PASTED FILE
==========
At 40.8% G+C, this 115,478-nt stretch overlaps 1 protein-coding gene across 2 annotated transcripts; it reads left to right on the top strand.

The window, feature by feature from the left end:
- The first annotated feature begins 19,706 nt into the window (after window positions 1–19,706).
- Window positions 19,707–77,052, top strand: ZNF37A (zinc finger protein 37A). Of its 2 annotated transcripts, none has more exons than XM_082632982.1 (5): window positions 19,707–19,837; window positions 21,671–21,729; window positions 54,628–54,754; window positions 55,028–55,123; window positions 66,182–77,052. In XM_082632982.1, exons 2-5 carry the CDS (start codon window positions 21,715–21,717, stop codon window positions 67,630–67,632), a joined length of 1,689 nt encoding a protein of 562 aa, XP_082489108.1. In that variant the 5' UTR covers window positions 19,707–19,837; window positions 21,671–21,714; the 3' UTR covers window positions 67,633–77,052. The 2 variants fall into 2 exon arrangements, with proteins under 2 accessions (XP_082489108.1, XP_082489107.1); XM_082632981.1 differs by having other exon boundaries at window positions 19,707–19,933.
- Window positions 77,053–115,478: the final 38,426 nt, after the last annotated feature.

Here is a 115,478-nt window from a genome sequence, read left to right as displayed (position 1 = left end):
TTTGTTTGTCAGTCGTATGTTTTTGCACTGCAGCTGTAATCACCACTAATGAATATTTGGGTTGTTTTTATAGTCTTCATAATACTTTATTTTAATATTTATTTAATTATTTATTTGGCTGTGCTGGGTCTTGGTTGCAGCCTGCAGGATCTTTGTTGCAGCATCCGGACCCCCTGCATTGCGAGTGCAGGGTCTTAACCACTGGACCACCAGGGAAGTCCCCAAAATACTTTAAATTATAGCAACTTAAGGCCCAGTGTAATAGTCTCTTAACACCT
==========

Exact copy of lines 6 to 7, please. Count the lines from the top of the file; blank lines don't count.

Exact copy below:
Here is a 115,478-nt window from a genome sequence, read left to right as displayed (position 1 = left end):
TTTGTTTGTCAGTCGTATGTTTTTGCACTGCAGCTGTAATCACCACTAATGAATATTTGGGTTGTTTTTATAGTCTTCATAATACTTTATTTTAATATTTATTTAATTATTTATTTGGCTGTGCTGGGTCTTGGTTGCAGCCTGCAGGATCTTTGTTGCAGCATCCGGACCCCCTGCATTGCGAGTGCAGGGTCTTAACCACTGGACCACCAGGGAAGTCCCCAAAATACTTTAAATTATAGCAACTTAAGGCCCAGTGTAATAGTCTCTTAACACCT